Monero’s best market performance is yet to come

Privacy crypto-king Monero had incredible success mid-last year, as it sky-rocketed in price, seeing wider adoption amidst significant use in darknet markets, and a hardfork upgrade that saw the adoption of Gregory Maxwell’s confidential transactions (Ring Confidential Transactions) methodology. This cemented Monero as the privacy king of crypto.

The FBI have in the past singled out Monero as a source of concern, due to its clever algorithmic methods for blockchain obfusciation. Also worth noting is that the recent WannaCry ransomware attackers have shapeshifted some of their funds into Monero. From that point on, all traceability of funds is lost. There are no known tools today to perform analysis on this chain. Tracking your spending habits is a difficult job on Bitcoin (yes there are ways to remain anonymous on Bitcoin – more on that in future), but that job is made virtually impossible on Monero.

It comes at a cost however. Privacy isn’t free. Firstly, there is a miner fee that is still significantly less than Bitcoin, but also higher than it is for say, BitcoinCash. This is in part due to the larger transaction sizes that are evident on Monero’s blockchain. The second cost comes in the form of usability. Monero has a little more going on than the average crypto-currency. In all software development, there is always a trade-off between security and functionality. Monero is tightly positioned on the security end of that spectrum which does affect cost of usability, if you compare it to Bitcoin for example. Users of Bitcoin who test the waters with Monero will find a new key in this paradigm known as the ‘view key’, which enables the key holder to view the details of a transaction. This is entirely separate to your public (wallet) and private (spend) keys.

And of course, scalability is a non-issue at present (although there are some concerns down the road for which the dev team are working on), given its dynamic blocksize adjustments. This is an advantage over Bitcoin (with its capped transaction limit), but again not so much with BitcoinCash.

On all matters technical, Monero has a place in the crypto-space, and one that is evidently emerging on all financial indicators. I’m not someone who likes to predict price movements. But if we look at two simple facts, I believe the possibilities are quite telling.

Firstly Monero’s price since mid-2016 has been on a solid increase, that appear to have the seeds of a parabolic pattern. Long term support lines are certainly holding even despite recent volatility given Bitcoin’s shake-up of the crypto space.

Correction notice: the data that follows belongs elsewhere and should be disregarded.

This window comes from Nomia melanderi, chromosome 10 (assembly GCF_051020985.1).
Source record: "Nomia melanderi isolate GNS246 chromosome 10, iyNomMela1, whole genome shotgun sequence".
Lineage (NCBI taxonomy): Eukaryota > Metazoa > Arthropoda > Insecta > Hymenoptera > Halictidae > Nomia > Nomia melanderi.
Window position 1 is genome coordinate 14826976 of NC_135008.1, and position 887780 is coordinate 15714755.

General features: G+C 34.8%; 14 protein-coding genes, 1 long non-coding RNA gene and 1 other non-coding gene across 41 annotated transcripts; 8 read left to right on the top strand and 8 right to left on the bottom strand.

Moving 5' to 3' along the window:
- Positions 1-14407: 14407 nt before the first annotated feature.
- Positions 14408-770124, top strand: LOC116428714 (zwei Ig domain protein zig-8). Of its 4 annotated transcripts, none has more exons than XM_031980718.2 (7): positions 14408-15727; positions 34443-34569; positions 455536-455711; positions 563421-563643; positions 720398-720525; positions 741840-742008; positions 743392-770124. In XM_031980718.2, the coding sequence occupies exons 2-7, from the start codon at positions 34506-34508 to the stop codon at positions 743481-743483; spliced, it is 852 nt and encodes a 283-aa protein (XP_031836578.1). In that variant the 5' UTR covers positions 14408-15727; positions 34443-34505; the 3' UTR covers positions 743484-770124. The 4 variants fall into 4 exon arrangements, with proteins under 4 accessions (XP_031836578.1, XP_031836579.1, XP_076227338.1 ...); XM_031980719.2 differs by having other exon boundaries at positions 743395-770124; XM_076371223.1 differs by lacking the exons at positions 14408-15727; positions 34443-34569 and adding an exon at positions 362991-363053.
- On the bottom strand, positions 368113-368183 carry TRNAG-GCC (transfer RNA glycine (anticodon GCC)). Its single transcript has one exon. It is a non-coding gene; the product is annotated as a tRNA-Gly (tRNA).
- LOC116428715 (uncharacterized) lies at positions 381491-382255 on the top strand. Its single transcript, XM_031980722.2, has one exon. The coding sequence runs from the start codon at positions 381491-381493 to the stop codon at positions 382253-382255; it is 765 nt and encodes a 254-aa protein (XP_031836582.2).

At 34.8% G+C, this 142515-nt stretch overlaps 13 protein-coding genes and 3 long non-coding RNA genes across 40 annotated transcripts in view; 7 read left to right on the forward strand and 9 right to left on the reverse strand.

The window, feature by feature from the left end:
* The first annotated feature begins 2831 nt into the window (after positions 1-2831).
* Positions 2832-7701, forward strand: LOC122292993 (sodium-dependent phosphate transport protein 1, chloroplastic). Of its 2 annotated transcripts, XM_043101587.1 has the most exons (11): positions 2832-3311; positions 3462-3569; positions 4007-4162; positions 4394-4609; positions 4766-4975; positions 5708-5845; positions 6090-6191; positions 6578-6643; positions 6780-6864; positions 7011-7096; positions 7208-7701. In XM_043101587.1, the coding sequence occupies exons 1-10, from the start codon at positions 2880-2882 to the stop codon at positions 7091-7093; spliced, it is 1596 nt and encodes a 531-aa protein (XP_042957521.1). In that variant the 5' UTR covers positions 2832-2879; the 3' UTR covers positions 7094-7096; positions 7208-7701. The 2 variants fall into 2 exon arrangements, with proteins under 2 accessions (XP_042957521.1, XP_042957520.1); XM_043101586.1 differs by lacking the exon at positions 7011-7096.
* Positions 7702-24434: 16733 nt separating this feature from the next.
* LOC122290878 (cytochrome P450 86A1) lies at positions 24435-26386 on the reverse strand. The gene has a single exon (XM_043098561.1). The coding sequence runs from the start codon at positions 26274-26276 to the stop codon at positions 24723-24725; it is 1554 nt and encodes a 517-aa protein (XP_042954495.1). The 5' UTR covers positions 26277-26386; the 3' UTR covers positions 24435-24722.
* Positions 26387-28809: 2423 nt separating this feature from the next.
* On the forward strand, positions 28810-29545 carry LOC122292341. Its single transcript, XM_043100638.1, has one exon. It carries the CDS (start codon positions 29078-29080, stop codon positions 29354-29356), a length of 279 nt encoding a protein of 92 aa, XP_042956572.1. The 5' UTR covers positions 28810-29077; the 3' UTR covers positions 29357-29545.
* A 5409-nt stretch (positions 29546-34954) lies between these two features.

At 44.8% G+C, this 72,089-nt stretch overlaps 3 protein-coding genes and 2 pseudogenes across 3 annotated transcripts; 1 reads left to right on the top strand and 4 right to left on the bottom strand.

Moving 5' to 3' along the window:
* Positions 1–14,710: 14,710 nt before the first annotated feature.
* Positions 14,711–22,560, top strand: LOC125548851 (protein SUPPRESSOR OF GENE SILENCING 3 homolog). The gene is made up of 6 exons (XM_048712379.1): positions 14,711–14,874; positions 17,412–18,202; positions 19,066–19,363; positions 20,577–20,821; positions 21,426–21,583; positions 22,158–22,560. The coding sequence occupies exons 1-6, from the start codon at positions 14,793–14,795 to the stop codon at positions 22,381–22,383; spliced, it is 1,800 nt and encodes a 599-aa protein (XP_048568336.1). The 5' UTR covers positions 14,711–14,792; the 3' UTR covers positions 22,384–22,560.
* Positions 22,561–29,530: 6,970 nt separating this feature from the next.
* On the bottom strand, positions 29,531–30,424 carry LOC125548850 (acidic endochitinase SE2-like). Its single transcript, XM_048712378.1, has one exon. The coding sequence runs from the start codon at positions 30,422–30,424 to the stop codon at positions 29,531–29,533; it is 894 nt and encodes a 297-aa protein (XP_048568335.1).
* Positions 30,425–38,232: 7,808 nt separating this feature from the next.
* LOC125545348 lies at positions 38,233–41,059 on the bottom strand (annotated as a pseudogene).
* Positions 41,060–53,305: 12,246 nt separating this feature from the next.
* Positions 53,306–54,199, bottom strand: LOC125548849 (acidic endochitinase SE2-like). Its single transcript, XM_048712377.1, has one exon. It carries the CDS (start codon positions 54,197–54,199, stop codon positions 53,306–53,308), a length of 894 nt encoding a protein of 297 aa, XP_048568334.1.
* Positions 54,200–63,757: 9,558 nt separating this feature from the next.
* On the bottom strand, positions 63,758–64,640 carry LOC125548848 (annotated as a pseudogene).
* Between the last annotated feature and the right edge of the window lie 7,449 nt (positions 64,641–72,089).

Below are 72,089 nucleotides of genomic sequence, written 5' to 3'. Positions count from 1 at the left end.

The second fundamental point is Monero’s aggressive supply curve. We know very well that scarcity creates value. We know this from Bitcoin’s economic incentives, and from rare natural resources around the world. Monero mining began 5 years after Bitcoin. But Monero’s emission rate is far more aggressive than Bitcoin. So much so that by the year 2019 there would have been almost as many Monero in circulation as there would be Bitcoin. The aggressive emission is unusual – as most cryptos follow a similar curve to Bitcoin, and some others, such as ZCash, even opted for an initial slow release. The slow release in ZCash was explained as a method to “stabilize the network” in the early days, but perhaps it was also designed to cause a loud spike in price, and raise heavy awareness – which it did, as a PR move. Monero’s aggressive coin minting means price dilution – it’s been difficult for Monero to get proper traction that it otherwise may have, thus far. But…

… Monero’s supply curve however, takes a very sharp turn from literally this year onwards. Mid 2017 to 2022 to be precise. Monero’s emission rate isn’t based on ‘halvings’ as Bitcoin is. It instead uses a smooth decreasing reward formula.

Given Monero’s aggressive initial mint-rate it’s somewhat a surprise that each Monero coin is today hovering around 50 USD. 2019 will be an interesting year where for a brief moment the supply rate of both Bitcoin and Monero will marry up, only for Monero to then become the more scarce crypto for two decades following.

Whatever happens, it will surely be interesting to watch. At least even from an economic, experimental, point of view. What impact does scarcity have on price, and how does a sudden change in volume distribution affect things?
Early bitcoin investor and evangelist Roger Ver is well known within the community for his work with Bitcoin, and his efforts at visibility campaigns in the early days. He was once quoted as stating that Monero is his biggest investment in the crypto space since Bitcoin. That’s a substantial comment to make, but it’s not for no reason.

With good leadership, a strong dev team, and good indicators for growth, things are looking positive.

Eli Afram

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